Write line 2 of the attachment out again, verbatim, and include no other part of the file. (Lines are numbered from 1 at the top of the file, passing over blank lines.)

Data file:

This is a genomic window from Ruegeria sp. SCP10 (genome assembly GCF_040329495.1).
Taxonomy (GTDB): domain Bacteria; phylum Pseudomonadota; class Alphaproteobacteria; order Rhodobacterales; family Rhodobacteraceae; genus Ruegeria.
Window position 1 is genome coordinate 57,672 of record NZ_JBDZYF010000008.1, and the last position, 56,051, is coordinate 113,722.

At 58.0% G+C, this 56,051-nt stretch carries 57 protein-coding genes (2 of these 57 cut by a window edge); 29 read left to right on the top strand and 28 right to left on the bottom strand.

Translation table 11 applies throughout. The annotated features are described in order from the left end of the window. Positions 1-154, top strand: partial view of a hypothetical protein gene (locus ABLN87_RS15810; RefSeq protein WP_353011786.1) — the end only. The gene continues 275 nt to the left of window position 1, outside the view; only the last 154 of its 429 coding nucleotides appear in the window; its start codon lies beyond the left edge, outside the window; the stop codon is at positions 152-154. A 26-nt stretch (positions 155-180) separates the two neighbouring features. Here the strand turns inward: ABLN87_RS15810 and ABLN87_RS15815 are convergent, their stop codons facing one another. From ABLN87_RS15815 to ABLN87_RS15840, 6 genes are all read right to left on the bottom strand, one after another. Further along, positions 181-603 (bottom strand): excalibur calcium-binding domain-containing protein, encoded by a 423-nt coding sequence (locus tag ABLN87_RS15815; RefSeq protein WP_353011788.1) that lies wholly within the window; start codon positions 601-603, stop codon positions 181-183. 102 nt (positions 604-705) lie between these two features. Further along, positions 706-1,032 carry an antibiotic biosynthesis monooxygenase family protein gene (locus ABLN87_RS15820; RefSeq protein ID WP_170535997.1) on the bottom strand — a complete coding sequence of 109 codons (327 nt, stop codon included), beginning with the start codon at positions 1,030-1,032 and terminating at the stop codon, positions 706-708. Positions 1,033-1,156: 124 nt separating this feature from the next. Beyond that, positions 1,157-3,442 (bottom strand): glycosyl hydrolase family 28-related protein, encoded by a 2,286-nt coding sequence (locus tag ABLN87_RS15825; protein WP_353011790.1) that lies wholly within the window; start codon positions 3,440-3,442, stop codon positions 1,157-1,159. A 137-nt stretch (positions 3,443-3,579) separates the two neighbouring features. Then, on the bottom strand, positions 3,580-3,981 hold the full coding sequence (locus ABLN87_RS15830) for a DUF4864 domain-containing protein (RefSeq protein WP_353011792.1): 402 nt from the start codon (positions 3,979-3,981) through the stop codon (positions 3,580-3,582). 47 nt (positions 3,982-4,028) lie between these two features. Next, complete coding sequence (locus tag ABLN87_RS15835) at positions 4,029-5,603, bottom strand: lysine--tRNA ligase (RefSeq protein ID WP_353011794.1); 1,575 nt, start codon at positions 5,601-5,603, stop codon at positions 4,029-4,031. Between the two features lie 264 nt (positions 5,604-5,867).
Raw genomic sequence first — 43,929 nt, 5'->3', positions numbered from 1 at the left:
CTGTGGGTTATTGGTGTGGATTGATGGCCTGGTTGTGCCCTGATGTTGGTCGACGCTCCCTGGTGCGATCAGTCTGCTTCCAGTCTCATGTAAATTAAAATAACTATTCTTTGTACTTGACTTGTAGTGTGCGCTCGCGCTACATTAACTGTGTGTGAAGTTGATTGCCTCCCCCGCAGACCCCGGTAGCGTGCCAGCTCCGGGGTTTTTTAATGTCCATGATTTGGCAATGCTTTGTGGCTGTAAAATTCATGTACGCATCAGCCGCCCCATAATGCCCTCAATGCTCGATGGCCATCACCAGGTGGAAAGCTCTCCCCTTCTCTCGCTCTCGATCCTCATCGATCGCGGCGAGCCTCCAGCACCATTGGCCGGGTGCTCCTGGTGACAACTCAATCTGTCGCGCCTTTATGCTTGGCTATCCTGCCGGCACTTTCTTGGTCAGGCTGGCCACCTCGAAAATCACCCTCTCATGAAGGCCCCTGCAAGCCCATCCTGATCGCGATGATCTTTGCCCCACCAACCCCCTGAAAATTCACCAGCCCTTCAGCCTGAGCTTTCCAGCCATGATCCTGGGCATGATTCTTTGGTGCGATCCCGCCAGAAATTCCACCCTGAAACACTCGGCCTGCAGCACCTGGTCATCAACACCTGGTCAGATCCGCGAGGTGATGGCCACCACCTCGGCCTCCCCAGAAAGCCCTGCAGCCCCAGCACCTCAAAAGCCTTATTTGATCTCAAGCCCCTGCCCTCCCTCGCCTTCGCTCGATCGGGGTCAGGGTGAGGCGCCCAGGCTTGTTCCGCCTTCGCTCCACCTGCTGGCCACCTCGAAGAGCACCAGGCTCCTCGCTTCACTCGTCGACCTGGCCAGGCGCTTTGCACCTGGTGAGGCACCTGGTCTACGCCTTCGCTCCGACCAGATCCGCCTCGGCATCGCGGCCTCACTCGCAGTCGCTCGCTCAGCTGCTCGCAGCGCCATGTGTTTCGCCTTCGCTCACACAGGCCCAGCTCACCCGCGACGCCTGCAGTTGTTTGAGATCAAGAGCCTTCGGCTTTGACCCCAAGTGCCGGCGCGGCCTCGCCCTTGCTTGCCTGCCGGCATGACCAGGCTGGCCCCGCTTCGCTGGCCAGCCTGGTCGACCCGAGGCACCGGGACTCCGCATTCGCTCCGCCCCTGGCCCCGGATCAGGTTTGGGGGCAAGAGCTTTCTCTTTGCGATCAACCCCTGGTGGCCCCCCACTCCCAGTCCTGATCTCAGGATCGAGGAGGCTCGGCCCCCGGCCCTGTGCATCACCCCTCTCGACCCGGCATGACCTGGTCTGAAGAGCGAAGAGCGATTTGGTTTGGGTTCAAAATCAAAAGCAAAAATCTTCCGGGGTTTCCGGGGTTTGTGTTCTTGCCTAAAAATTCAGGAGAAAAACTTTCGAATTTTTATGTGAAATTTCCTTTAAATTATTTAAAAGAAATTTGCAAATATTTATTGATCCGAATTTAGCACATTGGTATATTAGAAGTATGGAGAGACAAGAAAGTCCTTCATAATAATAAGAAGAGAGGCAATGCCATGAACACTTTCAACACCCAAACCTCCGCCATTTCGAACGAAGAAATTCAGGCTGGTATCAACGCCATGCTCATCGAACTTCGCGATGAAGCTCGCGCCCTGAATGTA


Taxonomy (GTDB): domain Bacteria; phylum Pseudomonadota; class Alphaproteobacteria; order Rhodobacterales; family Rhodobacteraceae; genus Ruegeria.